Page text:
William Shakespeare Essay Topics

Politics and Hierarchy in Shakespeares As You like It

In William Shakespeare’s play, As you Like It, there are lots of interesting themes which both drive the action and speak to the culture that the author lived in. Among those interesting themes are the classic Shakespearean ideal of love, issues dealing with family relationships, and perhaps more importantly, politics and hierarchy. In this comedy,… View Article

Rosalind And Celia The Main Character

1. As you like it is full of characters pretending to be someone other than themselves. To what degree are the characters aware that they are role playing? Does their acting have serious consequences, or is it merely a game. In the text as you like it by William Shakespeare many characters have alter egos… View Article

Biography of William Shakespeare

In the mid-sixteenth century, William Shakespeare’s father, John Shakespeare, moved to the idyllic town of Stratford-upon-Avon. There, he became a successful landowner, moneylender, glove-maker, and dealer of wool and agricultural goods. In 1557, he married Mary Arden. John Shakespeare lived during a time when the middle class was expanding in both size and wealth, allowing… View Article

Midsummer Night’s Dream as a Comedy

Q. In what ways is A Midsummer Night’s Dream a Shakespearean comedy? A Midsummer Night’s Dream is a classic Shakespearean romantic comedy. A genre, that attempts to catch the viewer’s heart with the combination of love and humor. It is light-hearted and usually places the protagonists in a humorous situation. It is one of the… View Article

William Shakespeare: the Greatest Writer

Thesis Statement: William Shakespeare: Often called England’s National Poet, the Bard of Avon, widely regarded as the greatest writer in the English language, the world’s pre-eminent dramatist and is an author who inspired and influenced the writer of our time. Outline: I. Introduction Shakespeare was a respected poet and playwright during his days. Many of… View Article

A History of Elizabethan Theatre

* Stage Shape and Configuration: The size of amphitheatre varied up to 100 feet in diameter. The stage shape was octagonal, circular in shape having between 8 and 24 sides. The open air arena, called the ‘pit’ or the ‘yard’, had a raised stage at one end and was surrounded by three tiers of roofed… View Article

A Midsummer Nights Dream Journal

I am personally not a big fan of Shakespeare although by reviewing the play A Midsummer night’s dream, I’m starting to like Shakespeare’s different ideas and how most of his writing and plays involve falling in love and such. This play is mostly about four couples falling in love with the wrong person because they… View Article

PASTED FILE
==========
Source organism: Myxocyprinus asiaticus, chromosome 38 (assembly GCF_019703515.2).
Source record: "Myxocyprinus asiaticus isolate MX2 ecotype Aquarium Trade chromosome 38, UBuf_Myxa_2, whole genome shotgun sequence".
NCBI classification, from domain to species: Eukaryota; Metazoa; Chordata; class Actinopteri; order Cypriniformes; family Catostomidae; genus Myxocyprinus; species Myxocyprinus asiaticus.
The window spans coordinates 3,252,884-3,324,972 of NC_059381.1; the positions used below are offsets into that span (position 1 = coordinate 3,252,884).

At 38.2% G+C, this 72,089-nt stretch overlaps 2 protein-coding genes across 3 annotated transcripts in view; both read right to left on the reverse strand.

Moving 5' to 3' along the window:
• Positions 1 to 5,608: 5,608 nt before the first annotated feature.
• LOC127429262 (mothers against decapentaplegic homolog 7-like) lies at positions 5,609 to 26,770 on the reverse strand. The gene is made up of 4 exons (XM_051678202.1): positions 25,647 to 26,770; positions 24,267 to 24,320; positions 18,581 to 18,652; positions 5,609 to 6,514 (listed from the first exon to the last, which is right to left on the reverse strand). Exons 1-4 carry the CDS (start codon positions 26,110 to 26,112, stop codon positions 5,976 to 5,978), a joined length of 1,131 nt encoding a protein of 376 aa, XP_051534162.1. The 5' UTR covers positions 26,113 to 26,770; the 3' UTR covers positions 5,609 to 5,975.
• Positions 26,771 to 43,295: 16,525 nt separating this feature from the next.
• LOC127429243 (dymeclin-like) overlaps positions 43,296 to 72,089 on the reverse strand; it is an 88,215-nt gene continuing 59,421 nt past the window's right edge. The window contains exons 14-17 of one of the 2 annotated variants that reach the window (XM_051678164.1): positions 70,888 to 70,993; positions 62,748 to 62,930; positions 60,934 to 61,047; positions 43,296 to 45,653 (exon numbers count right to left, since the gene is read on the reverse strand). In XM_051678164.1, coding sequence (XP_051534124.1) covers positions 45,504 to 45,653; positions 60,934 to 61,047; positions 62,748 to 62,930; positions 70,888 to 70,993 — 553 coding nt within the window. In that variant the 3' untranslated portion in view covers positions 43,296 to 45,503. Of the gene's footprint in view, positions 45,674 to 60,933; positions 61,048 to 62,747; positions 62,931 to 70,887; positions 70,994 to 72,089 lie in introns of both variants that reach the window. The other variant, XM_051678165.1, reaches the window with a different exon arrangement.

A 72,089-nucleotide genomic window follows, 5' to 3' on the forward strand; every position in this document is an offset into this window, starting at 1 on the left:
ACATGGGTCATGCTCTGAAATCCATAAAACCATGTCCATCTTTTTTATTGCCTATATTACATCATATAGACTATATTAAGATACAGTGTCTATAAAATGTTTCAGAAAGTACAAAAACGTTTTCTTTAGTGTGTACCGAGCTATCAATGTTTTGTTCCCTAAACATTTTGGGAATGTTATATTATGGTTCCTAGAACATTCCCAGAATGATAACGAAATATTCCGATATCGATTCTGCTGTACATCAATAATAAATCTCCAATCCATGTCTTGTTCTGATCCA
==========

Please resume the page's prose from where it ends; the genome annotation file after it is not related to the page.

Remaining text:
Sonnet 116 Theme Analysis

“Sonnet 116”, William Shakespeare’s most famous sonnet, describes the trials true love faces, but also how no matter what, love is an ever present hope. Love is constantly being tested through outside forces, and time’s unavoidable influence upon it. For love to work and be strong, the couple must “[a]dmit impediments” and flaws as time… View Article

Disguise in Twelfth Night

Twelfth Night is one of William Shakespeare’s so-called transvestite comedies that features a female disguising herself as a young man. This concept might be difficult to grasp by today’s audience but during Shakespeare’s time it was not unusual for female roles to be played by young boys. Every character in the play is involved in… View Article

Intersections of Race, Class, and Gender in the Tempest

In Shakespeare’s play, ‘The Tempest’, the characters of Prospero and Caliban, represent two different extremes on the social spectrum: the ruler, and the ruled. Their positions on the social hierarchy are largely due to the fact that Caliban responds almost wholly to passions, feelings of pleasure; his senses, while Prospero is ruled more by his… View Article

The Shakespeare Authorship Conspiracy

William Shakespeare was one of the most popular playwrights in history. With 38 plays, 154 sonnets and many other poems, Shakespeare’s work has been performed around the world more often than any other playwright. One gentleman, Hank Whittemore, created a blog that is strictly related to the notion that William Shakespeare was a pen-name of… View Article

Enduring Value – Othello

Shakespeare’s masterpiece Othello has remained relevant beyond its original context not merely because of its universal themes of love and betrayal, but rather, due to its textual integrity, and the enduring value which is enhanced through the exploration of such issues, as marginalisation and the psychology of villainy. Shakespeare’s portrayal of Othello as being an… View Article

Merchant of Venice Spot Analysis

Although the play’s title leads readers to believe its contents to surround Antonio, rather the play surrounds a hated and despised Shylock the Jew. However, as Shakespeare so often does, several scenes are placed almost haphazardly within the conflict and turmoil building amongst the main characters. Often readers question the scenes appropriateness and necessity to… View Article

Much Ado About Nothing- Beatrice and Benedick

The relationship between Beatrice and Benedick develops throughout the early stages of Much Ado about Nothing by William Shakespeare. Past encounters between the two characters ignites a skirmish of wit between the two where they attempt to get inside each other’s head. The wittiness used by Beatrice and Benedick also suggests that there is a… View Article

Twelfth Night Lit Analysis

“The true sign of intelligence is not knowledge but imagination” – Albert Einstein. This cannot be more true in the case of William Shakespeare. In regards to his play Twelfth Night his creative genius is seen in his ability to create sharp and clever characters through perfectly crafted plots and themes. His aptitude to generate… View Article